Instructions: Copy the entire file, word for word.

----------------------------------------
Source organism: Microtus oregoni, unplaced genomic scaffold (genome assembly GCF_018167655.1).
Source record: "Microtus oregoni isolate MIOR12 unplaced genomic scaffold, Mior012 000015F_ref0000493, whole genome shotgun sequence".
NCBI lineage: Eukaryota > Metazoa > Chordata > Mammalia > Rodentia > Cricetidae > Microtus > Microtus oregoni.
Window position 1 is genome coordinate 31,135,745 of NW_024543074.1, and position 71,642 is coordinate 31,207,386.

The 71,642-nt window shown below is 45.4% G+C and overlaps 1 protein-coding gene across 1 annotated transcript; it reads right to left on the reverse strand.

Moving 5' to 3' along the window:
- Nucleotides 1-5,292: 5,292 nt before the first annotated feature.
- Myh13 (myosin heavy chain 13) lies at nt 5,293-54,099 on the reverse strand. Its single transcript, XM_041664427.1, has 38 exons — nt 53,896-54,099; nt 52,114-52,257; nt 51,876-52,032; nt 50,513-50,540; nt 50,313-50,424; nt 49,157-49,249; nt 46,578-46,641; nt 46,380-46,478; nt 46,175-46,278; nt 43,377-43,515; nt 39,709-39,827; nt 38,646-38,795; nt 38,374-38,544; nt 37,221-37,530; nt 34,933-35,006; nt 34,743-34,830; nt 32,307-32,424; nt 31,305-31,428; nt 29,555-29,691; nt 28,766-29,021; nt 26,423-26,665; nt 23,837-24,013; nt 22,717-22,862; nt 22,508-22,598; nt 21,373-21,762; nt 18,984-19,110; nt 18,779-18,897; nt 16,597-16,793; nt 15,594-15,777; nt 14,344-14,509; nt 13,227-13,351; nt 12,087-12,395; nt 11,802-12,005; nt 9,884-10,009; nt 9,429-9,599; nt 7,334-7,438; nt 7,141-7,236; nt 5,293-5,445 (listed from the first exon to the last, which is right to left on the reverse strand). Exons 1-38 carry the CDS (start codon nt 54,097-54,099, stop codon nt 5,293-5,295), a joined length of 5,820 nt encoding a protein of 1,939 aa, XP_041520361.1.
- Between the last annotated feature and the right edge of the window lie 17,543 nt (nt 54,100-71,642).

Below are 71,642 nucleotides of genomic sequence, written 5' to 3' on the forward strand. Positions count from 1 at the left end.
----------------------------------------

Source organism: Microtus oregoni, unplaced genomic scaffold (genome assembly GCF_018167655.1).
Source record: "Microtus oregoni isolate MIOR12 unplaced genomic scaffold, Mior012 000015F_ref0000493, whole genome shotgun sequence".
NCBI lineage: Eukaryota > Metazoa > Chordata > Mammalia > Rodentia > Cricetidae > Microtus > Microtus oregoni.
Window position 1 is genome coordinate 31,135,745 of NW_024543074.1, and position 71,642 is coordinate 31,207,386.

The 71,642-nt window shown below is 45.4% G+C and overlaps 1 protein-coding gene across 1 annotated transcript; it reads right to left on the reverse strand.

Moving 5' to 3' along the window:
- Nucleotides 1-5,292: 5,292 nt before the first annotated feature.
- Myh13 (myosin heavy chain 13) lies at nt 5,293-54,099 on the reverse strand. Its single transcript, XM_041664427.1, has 38 exons — nt 53,896-54,099; nt 52,114-52,257; nt 51,876-52,032; nt 50,513-50,540; nt 50,313-50,424; nt 49,157-49,249; nt 46,578-46,641; nt 46,380-46,478; nt 46,175-46,278; nt 43,377-43,515; nt 39,709-39,827; nt 38,646-38,795; nt 38,374-38,544; nt 37,221-37,530; nt 34,933-35,006; nt 34,743-34,830; nt 32,307-32,424; nt 31,305-31,428; nt 29,555-29,691; nt 28,766-29,021; nt 26,423-26,665; nt 23,837-24,013; nt 22,717-22,862; nt 22,508-22,598; nt 21,373-21,762; nt 18,984-19,110; nt 18,779-18,897; nt 16,597-16,793; nt 15,594-15,777; nt 14,344-14,509; nt 13,227-13,351; nt 12,087-12,395; nt 11,802-12,005; nt 9,884-10,009; nt 9,429-9,599; nt 7,334-7,438; nt 7,141-7,236; nt 5,293-5,445 (listed from the first exon to the last, which is right to left on the reverse strand). Exons 1-38 carry the CDS (start codon nt 54,097-54,099, stop codon nt 5,293-5,295), a joined length of 5,820 nt encoding a protein of 1,939 aa, XP_041520361.1.
- Between the last annotated feature and the right edge of the window lie 17,543 nt (nt 54,100-71,642).

Below are 71,642 nucleotides of genomic sequence, written 5' to 3' on the forward strand. Positions count from 1 at the left end.